Can my employer convert all stff to Exempt to cut out our overtime?


I am an employee of a small Houston based oilfield company. I have read all about FSLA and still have questions.

My employer is switching all office staff over to Exempt from Non Exempt status. But here is my question...

Being as we are a small company we (the office staff) work large amounts of overtime and travel abroad to work on oil rigs all over the world.

By large amounts of overtime I mean very large. My personal earnings for 2011 were as follows:

Straight 40 hour pay - $45,000
Overtime pay - $29,000

While we are ok with going salary it appears that hour computed salary is going to be based Largely on straight 40 hour pay and eliminate the overtime pay that accounts for greater than %50 of our annual incomes.

Is this legal? How should the new salaries be calculated and to what extent must they consider our previous overtime pay when doing so?

Thank you so much.

2 answers  |  asked Dec 9, 2011 12:10 PM [EST]  |  applies to Texas

Answers (2)

Jill J. Weinberg
I would need to know what type of work you do to see if you are exempt from overtime.Such asssessments are very fct sensitive. If you are not properly classfied as exempt(there are 2 components: how you are paid (hourly or salary) and what are your job duties) then you would have a valid claim for overtime. Only a court (or federal agnecy) can require your employer to comply with overtime laws.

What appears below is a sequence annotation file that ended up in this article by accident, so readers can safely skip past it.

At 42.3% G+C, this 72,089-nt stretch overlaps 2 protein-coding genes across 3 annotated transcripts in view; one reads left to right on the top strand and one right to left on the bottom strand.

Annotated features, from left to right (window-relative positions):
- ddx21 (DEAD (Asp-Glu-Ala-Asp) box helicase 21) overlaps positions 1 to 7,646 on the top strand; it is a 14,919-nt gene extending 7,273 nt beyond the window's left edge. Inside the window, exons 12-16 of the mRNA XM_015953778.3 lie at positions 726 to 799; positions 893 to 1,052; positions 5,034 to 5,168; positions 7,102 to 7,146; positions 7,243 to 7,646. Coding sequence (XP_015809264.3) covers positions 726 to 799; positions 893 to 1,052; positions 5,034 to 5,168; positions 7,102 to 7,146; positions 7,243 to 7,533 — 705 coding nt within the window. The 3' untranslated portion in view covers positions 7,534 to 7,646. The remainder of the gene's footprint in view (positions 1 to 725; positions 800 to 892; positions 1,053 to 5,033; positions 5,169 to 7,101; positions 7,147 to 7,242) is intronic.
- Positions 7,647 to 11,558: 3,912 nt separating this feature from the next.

Keep track of your overtime hours after you are converted to salary and then you can contact a lawyer to assess if you are owed overtime because you were misclassified.

posted by Jill J. Weinberg  |  Dec 9, 2011 12:31 PM [EST]
Martin A. Shellist
If you are truly non-exempt, this would be illegal. Seems fairly straightforward. There are some exceptions, such as the fluctuating work week, etc. Call me, or another qualified lawyer, to look into every aspect. Bottom line is: If it is illegal, are you ready to rock the boat?

posted by Martin A. Shellist  |  Dec 9, 2011 12:26 PM [EST]

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